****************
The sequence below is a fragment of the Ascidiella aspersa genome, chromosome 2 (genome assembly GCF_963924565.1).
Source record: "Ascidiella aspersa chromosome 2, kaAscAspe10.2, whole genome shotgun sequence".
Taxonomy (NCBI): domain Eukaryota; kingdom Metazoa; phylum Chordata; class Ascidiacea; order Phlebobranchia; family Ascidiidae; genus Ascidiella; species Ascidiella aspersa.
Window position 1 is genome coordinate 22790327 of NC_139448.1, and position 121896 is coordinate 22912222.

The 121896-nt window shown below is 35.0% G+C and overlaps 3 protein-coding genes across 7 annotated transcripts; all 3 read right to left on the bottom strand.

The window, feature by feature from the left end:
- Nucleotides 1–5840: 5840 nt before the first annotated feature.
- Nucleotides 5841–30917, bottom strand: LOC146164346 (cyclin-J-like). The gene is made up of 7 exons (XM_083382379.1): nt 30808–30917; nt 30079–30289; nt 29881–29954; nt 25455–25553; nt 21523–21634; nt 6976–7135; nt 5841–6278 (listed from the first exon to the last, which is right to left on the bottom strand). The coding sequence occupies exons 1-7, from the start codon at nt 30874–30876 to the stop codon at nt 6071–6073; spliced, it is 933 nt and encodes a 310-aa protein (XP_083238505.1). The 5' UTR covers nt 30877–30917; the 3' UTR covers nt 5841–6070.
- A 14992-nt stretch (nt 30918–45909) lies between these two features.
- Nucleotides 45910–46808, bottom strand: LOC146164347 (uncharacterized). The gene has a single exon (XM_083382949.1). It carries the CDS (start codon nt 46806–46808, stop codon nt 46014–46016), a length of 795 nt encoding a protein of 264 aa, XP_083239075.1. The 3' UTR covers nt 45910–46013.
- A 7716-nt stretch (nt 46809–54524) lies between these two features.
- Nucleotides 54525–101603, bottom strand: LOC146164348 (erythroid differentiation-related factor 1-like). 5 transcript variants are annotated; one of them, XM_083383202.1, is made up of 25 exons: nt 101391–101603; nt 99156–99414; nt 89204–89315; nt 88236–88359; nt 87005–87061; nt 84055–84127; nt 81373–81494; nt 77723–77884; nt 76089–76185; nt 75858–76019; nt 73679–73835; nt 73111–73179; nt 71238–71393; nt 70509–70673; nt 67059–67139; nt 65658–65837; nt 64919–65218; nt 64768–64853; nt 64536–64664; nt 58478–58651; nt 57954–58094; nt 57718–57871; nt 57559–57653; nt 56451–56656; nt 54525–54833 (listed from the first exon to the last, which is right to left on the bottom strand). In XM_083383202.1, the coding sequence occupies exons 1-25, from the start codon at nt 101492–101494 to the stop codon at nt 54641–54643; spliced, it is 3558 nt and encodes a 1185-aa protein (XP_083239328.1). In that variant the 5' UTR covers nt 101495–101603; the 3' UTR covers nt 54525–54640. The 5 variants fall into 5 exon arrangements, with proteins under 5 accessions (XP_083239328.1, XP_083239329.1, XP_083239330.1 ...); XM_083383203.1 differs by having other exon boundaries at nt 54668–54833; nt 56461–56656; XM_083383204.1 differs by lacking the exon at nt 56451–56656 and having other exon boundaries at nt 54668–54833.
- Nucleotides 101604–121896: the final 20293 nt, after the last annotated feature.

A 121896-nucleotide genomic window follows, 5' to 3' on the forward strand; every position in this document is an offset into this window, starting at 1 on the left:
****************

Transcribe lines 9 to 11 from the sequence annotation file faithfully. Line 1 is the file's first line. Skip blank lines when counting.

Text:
- A 14992-nt stretch (nt 30918–45909) lies between these two features.
- Nucleotides 45910–46808, bottom strand: LOC146164347 (uncharacterized). The gene has a single exon (XM_083382949.1). It carries the CDS (start codon nt 46806–46808, stop codon nt 46014–46016), a length of 795 nt encoding a protein of 264 aa, XP_083239075.1. The 3' UTR covers nt 45910–46013.
- A 7716-nt stretch (nt 46809–54524) lies between these two features.